And with respect to the concern of “taxing military resources”, a recent study by the Palm Center, assessed that it would cost the military $960 million dollars to discharge transgender troops (determining the number by calculating how much it would cost to recruit and train new members for the positions they would leave vacant [$75,000 per member x 12,800 active transgender members]).[26] The RAND Corporation study, discussed supra, assessed the cost of providing medical care to transgender troops to be $2.4-$8.4 million.[27] The cost-benefit analysis does not require an economist to interpret the results. The “taxing” of “military resources” would come with discharging these troops, not providing them with adequate medical care.

Without any data to back up the President’s reasoning for the Executive Order, when challenged in a court of law, he will not meet his standard of review. Generally, in cases regarding military policy, the courts have given extreme deference in upholding the choices of the armed forces and using strict scrutiny as their standard of review. This has lead to some devastating Supreme Court decisions in the past.[28] In order for it to hold under strict scrutiny, the action must have a compelling government interest and be narrowly tailored to achieve that interest. With all available data proving that allowing transgender troops to serve openly has no impact on military readiness and costs a fraction of what it would cost to discharge existing troops, the argument that the interest the government has in excluding them becomes less than compelling. And the half-baked guidance sent to the Pentagon that Secretary Mattis has to interpret for the confused military leaders could hardly be called narrowly tailored. Civil liberty watchdogs are likely to find themselves on the right side of history and easily overturn this ban as a matter of law.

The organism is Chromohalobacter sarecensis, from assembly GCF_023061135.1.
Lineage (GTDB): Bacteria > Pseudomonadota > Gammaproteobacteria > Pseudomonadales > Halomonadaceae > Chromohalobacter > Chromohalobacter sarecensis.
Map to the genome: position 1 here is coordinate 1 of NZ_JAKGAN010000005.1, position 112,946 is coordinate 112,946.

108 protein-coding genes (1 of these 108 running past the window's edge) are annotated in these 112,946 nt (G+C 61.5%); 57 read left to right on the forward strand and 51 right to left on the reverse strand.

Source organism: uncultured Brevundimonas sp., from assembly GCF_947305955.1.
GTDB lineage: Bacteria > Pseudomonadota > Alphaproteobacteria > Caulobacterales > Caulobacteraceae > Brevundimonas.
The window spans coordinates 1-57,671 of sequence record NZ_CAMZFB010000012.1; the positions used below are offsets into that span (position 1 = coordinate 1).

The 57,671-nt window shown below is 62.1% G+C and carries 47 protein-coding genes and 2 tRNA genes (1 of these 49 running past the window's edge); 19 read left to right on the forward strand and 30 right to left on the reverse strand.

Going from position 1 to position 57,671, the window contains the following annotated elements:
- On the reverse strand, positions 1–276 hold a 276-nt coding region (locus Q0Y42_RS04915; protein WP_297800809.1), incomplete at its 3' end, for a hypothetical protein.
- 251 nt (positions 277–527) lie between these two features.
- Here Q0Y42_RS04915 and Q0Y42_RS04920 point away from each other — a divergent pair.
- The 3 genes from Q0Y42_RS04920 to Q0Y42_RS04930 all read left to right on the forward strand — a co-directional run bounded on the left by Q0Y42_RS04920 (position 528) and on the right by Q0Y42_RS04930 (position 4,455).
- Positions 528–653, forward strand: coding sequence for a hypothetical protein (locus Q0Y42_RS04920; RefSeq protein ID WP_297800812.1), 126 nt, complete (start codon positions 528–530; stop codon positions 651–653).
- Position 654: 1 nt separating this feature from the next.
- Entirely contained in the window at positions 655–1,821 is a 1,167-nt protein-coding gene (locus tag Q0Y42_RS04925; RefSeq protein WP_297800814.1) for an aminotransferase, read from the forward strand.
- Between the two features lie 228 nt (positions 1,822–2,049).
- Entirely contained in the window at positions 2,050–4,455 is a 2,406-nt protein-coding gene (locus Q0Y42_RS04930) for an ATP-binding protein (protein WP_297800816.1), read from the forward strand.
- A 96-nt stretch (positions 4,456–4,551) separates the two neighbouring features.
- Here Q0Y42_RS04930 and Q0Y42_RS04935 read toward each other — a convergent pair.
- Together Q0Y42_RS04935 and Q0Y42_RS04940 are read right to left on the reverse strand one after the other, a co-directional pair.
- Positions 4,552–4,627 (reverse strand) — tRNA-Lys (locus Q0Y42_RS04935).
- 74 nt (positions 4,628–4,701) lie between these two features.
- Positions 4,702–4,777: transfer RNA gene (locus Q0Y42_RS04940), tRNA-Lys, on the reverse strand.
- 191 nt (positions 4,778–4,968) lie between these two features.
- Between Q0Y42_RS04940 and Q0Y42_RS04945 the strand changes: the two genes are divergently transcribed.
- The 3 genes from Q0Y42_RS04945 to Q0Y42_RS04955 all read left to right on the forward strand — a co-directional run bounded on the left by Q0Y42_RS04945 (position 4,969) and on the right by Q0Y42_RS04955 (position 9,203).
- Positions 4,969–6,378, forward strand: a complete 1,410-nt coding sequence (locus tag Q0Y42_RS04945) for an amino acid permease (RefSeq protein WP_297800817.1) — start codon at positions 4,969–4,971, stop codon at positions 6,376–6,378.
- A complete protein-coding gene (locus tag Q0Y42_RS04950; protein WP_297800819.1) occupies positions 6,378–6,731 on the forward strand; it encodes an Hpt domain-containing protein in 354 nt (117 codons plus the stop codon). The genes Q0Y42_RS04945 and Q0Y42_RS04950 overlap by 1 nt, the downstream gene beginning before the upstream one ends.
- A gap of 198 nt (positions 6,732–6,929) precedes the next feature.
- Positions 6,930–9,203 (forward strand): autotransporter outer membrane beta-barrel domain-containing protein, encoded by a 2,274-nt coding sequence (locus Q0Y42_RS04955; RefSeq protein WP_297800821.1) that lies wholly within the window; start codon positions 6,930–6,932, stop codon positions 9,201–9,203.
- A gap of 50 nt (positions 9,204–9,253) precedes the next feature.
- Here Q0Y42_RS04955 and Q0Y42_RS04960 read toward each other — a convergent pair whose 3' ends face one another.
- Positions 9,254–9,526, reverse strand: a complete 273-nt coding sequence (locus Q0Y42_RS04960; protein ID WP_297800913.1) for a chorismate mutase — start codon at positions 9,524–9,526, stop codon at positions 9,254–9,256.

While the current administration had made their disdain for the transgender community clear through the actions taken by the president and his chosen leaders for various administrative agencies, with this Ban, they are facing challenges from within their own party, overwhelming data on the side of the transgender soldiers and compelling histories of foreign militaries showing the success of allowing transgender people to serve openly. With the actions of the devoted Congress members fighting to keep those already enlisted in the service, civil liberty groups fighting for the equality promised to them by their government, and the breadth of studies from which the data is on the side of the soldiers, Trump’s Trans Ban will hopefully soon be a thing of the past.


About the Author: Kylee Reynolds is a 3L at Penn State Law. 


[1] Donald J. Trump, (@realDonaldTrump), Twitter (July 26, 2017, 5:55am)

[2] Press Operations, Secretary of Defense Ash Carter Announces Policy for Transgender Service Members, U. S. Department of Defense (June 30, 2016)

[3] Transgender Service Member Policy Implementation Fact Sheet, Department of Defense (September 13, 2016)

[4] Barbara Starr et al., US Joint Chiefs Blindsided by Trump’s Transgender Ban, CNN (July 27, 2017)

[5] Aaron Mak, Trump’s Transgender Troops Ban is Backfiring Among Congressional Republicans, Slate (July 27, 2017)

[6] Donald J. Trump, Military Service For Transgender Individuals, Office of the Press Secretary (August 25, 2017)

[7] Chris Johnson, McCain Co-sponsors New Bill Against Trump’s Trans Military Ban, Washington Blade (September 15, 2017)

[8] Gayle Tzemach Lemmon, On Transgender Ban, Trump, Listen to Your Generals, CNN (September 18, 2017)

[9] Zack Ford, McCain Joins New Legislative Effort to Overturn Trump’s Trans Military Ban, Think Progress (September 18, 2017)

[10] Chris Johnson, Senate Blocks Vote on Gillibrand Amendment to Protect Trans Troops, Washington Blade (September 14, 2017)